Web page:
Main Question or Discussion Point
Can anyone explaine to me why there is exacly 11 dimensions , why not 13 or 7? I have searched a lot but I have not found it anywhere.
if you need more informationhttp://www-th.phys.rug.nl/~schaar/h...ort/node12.html [Broken]
Well added dimensions wasn't something completly unique to string theory it actually started with Kaluza Klein theory in 1919 which postulated the existance of an extra spacial dimension that was currled up. You see mathmatically you have a lot more freedom than you do in what you view as reality. For example lets say you calculate the volume of a 4-d object, it would simply be LaTeX graphic is being generated. Reload this page in a moment. So dimensions were added because it allows more freedom mathmatically and allowed the physicsts do do additonal calculations to unify EM with GR. It went from there to 10 dimensions with string theory. The strings needed the extra degrees of freedom to viberate. Since the particular viberation of a string determines what properties it has it needed to be able to viberate in more than just 3 extended dimensions, so again mathmatically they added the dimensions. (here is a good link on history of dimensions in relation to string theory http://www.pbs.org/wgbh/nova/elegant/dimensions.html )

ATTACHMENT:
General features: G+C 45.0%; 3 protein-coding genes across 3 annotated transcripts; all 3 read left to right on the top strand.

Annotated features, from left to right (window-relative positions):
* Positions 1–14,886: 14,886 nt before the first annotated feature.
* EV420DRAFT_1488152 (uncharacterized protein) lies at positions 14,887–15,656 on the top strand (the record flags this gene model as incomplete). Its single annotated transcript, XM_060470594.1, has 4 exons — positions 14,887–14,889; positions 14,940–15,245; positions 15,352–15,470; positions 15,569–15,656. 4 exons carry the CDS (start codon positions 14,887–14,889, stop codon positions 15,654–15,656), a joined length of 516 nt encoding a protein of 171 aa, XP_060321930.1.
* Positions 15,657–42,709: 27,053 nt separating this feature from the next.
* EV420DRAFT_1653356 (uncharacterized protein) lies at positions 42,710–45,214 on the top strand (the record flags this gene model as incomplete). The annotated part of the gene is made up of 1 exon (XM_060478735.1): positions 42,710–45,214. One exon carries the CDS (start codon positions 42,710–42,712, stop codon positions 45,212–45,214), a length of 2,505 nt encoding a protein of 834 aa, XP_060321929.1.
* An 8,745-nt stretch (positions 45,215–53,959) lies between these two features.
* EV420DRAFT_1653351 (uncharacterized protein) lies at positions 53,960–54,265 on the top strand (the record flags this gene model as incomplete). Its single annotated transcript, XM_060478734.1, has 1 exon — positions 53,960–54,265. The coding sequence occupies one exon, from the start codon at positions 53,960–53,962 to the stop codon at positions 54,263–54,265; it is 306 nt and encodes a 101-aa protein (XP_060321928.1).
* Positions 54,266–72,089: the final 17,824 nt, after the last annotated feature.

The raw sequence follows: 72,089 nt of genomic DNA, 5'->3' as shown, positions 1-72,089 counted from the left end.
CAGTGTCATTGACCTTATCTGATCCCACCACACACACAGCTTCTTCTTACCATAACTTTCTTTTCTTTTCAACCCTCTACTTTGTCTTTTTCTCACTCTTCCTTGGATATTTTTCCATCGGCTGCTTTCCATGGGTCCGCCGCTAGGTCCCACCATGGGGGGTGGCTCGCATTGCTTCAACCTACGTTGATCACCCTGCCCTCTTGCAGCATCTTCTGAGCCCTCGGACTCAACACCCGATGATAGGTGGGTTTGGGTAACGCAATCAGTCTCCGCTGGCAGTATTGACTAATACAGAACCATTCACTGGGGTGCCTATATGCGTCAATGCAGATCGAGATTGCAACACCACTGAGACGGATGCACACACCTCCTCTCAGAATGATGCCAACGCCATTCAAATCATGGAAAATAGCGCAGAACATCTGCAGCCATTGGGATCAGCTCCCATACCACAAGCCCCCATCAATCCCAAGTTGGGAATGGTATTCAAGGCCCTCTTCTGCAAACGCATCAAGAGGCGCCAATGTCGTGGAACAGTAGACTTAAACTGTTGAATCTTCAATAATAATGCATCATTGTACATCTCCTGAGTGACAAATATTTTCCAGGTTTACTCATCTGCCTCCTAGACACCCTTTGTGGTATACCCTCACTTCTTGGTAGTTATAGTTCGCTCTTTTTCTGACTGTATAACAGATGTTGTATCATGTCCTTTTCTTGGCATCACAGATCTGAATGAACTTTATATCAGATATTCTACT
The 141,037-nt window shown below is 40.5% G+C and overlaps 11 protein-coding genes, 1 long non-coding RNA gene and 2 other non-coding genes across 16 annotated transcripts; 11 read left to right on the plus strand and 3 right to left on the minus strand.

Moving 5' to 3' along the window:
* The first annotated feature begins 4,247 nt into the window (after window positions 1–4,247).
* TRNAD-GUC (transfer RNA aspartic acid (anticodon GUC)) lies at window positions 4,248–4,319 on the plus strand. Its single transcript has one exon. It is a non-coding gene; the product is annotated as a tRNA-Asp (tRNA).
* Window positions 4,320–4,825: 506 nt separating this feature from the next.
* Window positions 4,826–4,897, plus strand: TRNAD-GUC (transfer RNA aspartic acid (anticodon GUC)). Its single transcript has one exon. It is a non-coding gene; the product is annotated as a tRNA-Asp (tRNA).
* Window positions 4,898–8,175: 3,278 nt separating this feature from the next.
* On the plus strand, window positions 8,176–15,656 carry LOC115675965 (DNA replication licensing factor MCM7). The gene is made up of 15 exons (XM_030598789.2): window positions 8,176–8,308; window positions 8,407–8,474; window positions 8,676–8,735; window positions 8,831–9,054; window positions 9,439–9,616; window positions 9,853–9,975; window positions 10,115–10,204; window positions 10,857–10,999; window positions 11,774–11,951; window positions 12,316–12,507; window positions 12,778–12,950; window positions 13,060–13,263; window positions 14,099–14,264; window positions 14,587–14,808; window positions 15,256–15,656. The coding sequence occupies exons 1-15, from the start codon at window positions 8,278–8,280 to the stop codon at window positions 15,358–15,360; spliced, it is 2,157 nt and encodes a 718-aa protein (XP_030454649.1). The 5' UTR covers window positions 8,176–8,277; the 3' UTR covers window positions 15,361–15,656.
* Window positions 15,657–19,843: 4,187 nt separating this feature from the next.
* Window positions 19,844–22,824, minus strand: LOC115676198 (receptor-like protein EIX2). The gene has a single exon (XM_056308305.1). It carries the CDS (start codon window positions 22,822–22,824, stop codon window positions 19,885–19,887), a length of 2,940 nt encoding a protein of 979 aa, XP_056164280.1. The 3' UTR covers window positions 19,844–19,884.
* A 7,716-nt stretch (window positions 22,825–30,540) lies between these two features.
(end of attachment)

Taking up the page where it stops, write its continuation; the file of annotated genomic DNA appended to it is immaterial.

Now if you get why there needs to be extra dimensions (to allow for more freedom for strings) it becomes apparent that the extra dimensions must be in very specific shapes to get particular viberations. This is where the term calabi yau manifold comes from. It is the predicted shape of the curled up dimensions. However there are thousands of calabi yau shapes so they must be limited down further based on how they would create viberations. And I believe currently we need a calabi yau manifold with 3 holes which allows for the extended dimensions we are familar with today.
However the 10 dimensional model of string theory caused a problem for most people becaue it produced 5 different string theories which a man named Ed Witten was able to combine into one theory known as M-theory which basically said the old theories were merely reflections of each other. (Also keep in mind string theory math is approximate at this stage which is why they added a dimension when they learned it needed an extra one)